LAS VEGAS — At what point does an abundance become too much?

Advisors now have a wide array of options for financial planning software, risk management and analytics platforms, asset allocation, rebalancing, digital marketing, CRM and cybersecurity tools — and it is leading to fatigue, technology executives acknowledge.

“It’s almost too much choice,” says John Connor, vice president, Schwab Advisor Services Technology Solutions. “RIAs are getting a lot of attention that they’ve never had before and advisors are in their offices saying, ‘I don’t know what to do, I need someone to help me with all these choices.’ Ten years ago we didn’t have that. You’d be lucky to have two portfolio management systems.”

Contemplating the surge in advisor technology growth, attendees at the T3 Enterprise conference debated sustainability of the niche. Many agree that proliferation in options is partly the result of client demands to deliver an experience comparable to Amazon, but also from increased investment into new providers and the ongoing breakaway advisor movement.

'FIRM FATIGUE'
Former SEC Commissioner Steven Wallman says there is “firm fatigue” among many advisors.

“Now everybody’s got the next best solution,” says Wallman, who is now CEO of FOLIOfn, a financial services firm that includes an institutional offering and an online brokerage.

“It’s just too much. You end up either somebody picking for you, or you go back to less choice. We’re building out a service offering on our platform for two very large firms because they’ve given up. They don’t want to pick and choose and they feel uncomfortable about making those choices.”

MoneyGuidePro CEO Bob Curtis expects that consolidation will soon happen, as planning firms either limit choices available to their advisors or the market simply chooses winners in every category.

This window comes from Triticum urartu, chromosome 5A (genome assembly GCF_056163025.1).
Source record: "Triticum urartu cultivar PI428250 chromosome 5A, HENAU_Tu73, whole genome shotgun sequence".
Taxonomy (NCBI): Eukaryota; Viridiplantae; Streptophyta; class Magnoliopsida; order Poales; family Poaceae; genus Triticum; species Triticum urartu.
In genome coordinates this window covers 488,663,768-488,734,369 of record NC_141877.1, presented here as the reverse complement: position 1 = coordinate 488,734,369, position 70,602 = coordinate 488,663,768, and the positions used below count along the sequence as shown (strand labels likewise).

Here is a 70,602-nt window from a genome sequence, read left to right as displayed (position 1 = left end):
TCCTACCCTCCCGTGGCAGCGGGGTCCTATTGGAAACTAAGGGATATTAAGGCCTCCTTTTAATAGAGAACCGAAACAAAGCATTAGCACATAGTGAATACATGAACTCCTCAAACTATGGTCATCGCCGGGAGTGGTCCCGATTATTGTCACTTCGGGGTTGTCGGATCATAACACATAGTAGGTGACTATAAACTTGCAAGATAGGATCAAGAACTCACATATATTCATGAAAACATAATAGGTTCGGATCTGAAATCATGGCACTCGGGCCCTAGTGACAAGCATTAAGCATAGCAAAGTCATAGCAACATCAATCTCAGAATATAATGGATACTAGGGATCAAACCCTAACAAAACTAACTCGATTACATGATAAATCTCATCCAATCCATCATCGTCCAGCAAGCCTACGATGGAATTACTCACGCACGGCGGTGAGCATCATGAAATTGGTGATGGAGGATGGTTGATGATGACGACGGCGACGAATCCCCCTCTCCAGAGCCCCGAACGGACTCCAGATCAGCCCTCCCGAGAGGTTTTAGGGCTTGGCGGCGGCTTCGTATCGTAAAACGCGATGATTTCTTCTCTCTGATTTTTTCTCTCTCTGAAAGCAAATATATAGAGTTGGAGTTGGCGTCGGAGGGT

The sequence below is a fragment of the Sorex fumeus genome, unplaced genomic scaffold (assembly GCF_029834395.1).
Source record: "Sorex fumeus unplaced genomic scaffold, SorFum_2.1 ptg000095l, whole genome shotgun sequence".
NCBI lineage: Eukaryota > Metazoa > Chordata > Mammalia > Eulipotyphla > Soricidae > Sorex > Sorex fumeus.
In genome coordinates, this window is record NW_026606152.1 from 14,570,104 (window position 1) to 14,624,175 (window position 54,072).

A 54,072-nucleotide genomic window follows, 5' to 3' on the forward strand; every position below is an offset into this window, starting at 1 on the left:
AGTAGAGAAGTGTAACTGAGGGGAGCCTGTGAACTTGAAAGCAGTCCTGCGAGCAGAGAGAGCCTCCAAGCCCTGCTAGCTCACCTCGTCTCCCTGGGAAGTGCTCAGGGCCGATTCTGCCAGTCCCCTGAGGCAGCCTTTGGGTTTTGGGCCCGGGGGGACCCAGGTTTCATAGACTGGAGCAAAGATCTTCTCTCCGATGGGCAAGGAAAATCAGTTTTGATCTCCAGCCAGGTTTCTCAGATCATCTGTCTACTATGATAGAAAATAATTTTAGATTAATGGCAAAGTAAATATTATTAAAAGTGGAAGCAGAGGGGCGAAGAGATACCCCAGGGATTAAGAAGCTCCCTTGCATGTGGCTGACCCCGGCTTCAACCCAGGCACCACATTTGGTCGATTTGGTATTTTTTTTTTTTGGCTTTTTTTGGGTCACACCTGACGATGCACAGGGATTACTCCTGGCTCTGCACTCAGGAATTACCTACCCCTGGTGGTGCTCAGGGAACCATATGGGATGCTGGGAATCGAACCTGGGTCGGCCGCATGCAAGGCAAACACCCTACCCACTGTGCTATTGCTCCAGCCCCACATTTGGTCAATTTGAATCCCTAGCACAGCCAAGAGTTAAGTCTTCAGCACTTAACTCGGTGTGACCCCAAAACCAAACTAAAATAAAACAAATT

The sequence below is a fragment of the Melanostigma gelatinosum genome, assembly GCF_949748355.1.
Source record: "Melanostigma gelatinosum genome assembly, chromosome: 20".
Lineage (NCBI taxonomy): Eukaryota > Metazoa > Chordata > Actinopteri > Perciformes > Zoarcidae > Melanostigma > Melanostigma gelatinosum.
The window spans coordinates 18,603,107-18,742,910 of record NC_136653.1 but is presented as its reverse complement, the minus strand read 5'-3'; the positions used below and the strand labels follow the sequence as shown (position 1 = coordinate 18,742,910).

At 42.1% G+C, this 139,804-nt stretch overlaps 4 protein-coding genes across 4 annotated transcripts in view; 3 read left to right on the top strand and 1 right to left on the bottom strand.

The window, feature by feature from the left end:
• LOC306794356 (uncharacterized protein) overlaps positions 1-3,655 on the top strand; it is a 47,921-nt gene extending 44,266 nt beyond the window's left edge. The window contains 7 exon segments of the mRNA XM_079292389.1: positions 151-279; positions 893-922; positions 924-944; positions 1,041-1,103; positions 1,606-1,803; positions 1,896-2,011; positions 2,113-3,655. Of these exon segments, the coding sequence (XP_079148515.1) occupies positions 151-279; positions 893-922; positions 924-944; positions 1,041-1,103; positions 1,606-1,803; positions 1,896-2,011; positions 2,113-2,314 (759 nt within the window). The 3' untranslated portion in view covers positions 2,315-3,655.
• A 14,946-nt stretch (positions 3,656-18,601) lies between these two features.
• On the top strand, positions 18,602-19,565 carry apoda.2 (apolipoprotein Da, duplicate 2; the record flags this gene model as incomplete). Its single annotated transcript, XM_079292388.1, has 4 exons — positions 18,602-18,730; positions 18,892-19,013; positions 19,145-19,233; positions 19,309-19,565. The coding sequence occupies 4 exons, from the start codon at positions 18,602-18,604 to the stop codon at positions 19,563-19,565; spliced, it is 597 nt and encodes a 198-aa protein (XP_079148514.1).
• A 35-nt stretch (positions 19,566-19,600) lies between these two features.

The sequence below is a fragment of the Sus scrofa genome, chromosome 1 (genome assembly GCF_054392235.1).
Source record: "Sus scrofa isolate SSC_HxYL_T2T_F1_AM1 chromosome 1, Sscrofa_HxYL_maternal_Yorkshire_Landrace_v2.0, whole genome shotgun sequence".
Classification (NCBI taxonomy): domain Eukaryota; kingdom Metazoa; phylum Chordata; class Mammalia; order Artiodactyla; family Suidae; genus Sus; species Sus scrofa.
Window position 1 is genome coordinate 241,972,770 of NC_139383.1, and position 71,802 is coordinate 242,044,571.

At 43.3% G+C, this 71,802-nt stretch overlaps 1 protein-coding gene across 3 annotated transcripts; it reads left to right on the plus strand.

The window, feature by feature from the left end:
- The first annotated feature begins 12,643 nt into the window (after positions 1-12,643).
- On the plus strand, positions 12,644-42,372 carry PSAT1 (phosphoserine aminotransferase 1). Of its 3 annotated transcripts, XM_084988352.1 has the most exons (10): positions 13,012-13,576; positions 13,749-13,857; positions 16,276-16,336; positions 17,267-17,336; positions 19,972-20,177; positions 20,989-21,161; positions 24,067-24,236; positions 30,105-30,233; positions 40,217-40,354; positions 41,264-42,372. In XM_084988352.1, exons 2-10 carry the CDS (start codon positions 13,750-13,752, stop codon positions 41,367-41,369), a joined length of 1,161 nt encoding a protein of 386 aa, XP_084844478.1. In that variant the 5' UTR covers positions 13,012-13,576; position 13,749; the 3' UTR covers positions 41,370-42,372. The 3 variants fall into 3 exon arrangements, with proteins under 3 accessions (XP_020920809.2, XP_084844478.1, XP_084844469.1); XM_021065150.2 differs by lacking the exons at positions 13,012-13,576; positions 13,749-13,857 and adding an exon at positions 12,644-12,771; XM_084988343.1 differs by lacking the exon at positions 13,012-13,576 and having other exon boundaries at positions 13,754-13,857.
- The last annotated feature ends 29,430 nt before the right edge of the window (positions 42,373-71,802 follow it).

“There will be a movement toward reduction of choice,” Curtis says. “Firms benefit from consistency, especially for proper compliance. I think firms will look realistically at what they can support within a firm, and some firms will go to one.”

Commonwealth Financial Network has adopted that strategy to supply technology to its independent advisors, says Darren Tedesco, the firm’s managing principal for innovation and strategy.

“Through feedback, we make sure we have the functions being asked for,” Tedesco says, acknowledging that the exception is financial planning tools, as Commonwealth supports six different options. “Advisors who choose Commonwealth are generally outsourcers and they trust our decisions and strategy. They don’t want to build the next best mousetrap. They want us to do that due diligence for them.”

A SILVER LINING FOR RIAs
But the upside, adds Schwab’s Connor, is improved RIA practices.

“The crowd is always going to find greater innovation than [a core group of companies],” he says. “So if we don’t remain open to that from an integration perspective, innovation is never going to happen at the core. It’s going to be critical if we want innovation in the RIA space.”

Stifled innovation is the definitely the result of restricting technology choices, says Jeffrey Vivacqua, Cambridge Investment Research senior vice president of marketing.

“I wouldn’t call it fatigue as much as being overwhelmed,” says Vivacqua, who notes Cambridge supports 10 different financial software choices for its advisors. “But independent advisors are still glad they had those choices, instead of being pushed into a box.”

FIDUCIARY RULE EFFECT
Emphasis on improving the front-end experience and adapting to the demands of the Labor Department fiduciary rule will continue to feed tech investment by wealth management firms, says Kendrick Wakeman, CEO of analytics firm FinMason.

“There will be consolidation, but not for a while,” Wakeman says. “There’s such an open field for running right now. There have been a lot of strategic investments in wealthtech and because of the DoL, everyone is in the process of investing in new systems or upgrading old systems.”

The debate over supply glosses over a critical point, says Lee Gordon, CEO of Chicago-based Mesirow Wealth Advisors: The best technology will always be in demand, but advisors really are waiting for the industry at large to get better at working in concert.

“What advisors want to do, whether it’s digital or analog, they want to be able to provide aggregation, performance reporting, all-in fees transparency, and deliver it 24/7,” Gordon says. “All the applications are there, but tying them together, making them an elegant, user-friendly experience for the client, that’s the missing piece.”

Suleman Din

Suleman Din

Suleman Din is technology editor of American Banker and Financial Planning. Follow him on Twitter at @sulemandn.